Colostrinine: a proline-rich polypeptide from ovine colostrum is a modest cytokine inducer in human leukocytes.


Inglot AD, Janusz M, Lisowski J.




Arch Immunol Ther Exp.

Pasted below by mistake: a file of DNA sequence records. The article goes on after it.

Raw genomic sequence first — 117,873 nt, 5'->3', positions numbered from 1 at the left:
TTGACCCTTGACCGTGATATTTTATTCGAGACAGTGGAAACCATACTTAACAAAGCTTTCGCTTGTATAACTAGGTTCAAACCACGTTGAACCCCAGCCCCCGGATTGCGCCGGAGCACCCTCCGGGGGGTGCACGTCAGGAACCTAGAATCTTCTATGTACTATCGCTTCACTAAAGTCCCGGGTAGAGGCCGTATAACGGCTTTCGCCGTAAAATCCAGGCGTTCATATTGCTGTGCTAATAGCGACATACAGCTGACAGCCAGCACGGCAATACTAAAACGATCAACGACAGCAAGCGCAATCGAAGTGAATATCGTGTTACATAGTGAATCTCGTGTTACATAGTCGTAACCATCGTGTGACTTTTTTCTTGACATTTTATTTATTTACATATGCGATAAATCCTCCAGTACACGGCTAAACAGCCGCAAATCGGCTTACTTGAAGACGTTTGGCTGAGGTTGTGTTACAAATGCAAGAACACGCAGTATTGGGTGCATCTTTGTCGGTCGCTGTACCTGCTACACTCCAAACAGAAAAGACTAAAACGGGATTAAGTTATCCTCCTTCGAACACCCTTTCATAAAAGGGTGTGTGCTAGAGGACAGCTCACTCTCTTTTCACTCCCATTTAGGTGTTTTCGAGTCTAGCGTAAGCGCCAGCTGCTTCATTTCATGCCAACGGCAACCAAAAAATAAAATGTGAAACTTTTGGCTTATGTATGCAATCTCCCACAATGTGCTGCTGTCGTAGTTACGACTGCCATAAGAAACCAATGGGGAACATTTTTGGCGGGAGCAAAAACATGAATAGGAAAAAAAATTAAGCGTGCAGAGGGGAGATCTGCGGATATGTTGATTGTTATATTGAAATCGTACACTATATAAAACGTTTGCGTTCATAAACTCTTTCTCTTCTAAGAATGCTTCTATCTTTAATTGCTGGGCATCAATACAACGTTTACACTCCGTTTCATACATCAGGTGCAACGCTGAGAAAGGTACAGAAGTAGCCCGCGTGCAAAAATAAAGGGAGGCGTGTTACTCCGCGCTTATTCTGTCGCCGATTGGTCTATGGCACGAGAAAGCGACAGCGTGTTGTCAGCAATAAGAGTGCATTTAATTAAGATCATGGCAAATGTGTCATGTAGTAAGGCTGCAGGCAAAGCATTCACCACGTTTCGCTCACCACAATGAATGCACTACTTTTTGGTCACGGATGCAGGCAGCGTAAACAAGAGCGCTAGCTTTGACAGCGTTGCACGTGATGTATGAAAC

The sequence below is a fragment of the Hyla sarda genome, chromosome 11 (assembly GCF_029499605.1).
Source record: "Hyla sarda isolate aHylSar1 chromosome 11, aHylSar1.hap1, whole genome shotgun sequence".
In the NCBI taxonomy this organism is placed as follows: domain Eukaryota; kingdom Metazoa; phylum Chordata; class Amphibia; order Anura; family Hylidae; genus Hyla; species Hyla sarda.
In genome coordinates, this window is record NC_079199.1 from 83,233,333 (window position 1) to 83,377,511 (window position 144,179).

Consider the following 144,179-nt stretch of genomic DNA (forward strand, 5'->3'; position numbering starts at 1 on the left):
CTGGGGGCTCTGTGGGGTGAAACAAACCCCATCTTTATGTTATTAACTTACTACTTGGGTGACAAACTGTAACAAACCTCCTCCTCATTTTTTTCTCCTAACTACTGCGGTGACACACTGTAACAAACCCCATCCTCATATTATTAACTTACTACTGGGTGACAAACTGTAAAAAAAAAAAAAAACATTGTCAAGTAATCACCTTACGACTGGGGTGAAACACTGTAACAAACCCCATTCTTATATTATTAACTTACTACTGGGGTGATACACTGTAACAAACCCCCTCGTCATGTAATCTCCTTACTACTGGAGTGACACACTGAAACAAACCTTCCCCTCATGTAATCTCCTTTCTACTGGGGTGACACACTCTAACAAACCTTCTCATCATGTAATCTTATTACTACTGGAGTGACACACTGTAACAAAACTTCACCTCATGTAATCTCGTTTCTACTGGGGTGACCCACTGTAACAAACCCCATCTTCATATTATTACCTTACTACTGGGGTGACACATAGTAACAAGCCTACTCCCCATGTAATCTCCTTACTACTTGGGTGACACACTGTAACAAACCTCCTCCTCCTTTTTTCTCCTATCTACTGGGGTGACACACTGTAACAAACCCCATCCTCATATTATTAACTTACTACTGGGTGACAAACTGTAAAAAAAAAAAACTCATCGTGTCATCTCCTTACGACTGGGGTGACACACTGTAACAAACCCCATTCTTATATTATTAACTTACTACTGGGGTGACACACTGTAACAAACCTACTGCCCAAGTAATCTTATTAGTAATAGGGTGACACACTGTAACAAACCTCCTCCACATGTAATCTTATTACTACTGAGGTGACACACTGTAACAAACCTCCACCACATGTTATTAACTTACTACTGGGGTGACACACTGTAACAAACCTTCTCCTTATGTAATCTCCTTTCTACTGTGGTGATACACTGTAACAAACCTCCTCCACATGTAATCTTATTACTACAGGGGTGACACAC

A proline-rich polypeptide (PRP), now named colostrinine, molecular weight 18,000, was isolated from ovine colostrum and characterized by Janusz, Lisowski et al. The nonapeptide (NP) which is an active fragment of PRP was obtained by chemical synthesis. In mice, PRP has many regulatory effects on the humoral and cellular immune response. The present paper describes PRP as a cytokine inducer. PRP at concentration of 1-100 micrograms/ml was found to induce production of interferon (IFN) and tumor necrosis factor (TNF) in human peripheral blood leukocytes and in whole blood cultures. The effects were dose related. The identified till now cytokines induced by PRP were IFN-gamma and TNF-alpha but many other cytokines may be stimulated also. NP was considerably less active as the cytokine inducer than the natural PRP. Two volunteers given orally once daily for two to three weeks 100 or 200 micrograms PRP in tablets were found to develop the tolerance of IFN induction and had the modified TNF response. Furthermore, the PRP-treated volunteers showed signs of psycho-stimulation. Taken together our observations suggest that ovine PRP is active in humans and may have therapeutic value as an immunostimulant and/or neurotropic cytokine.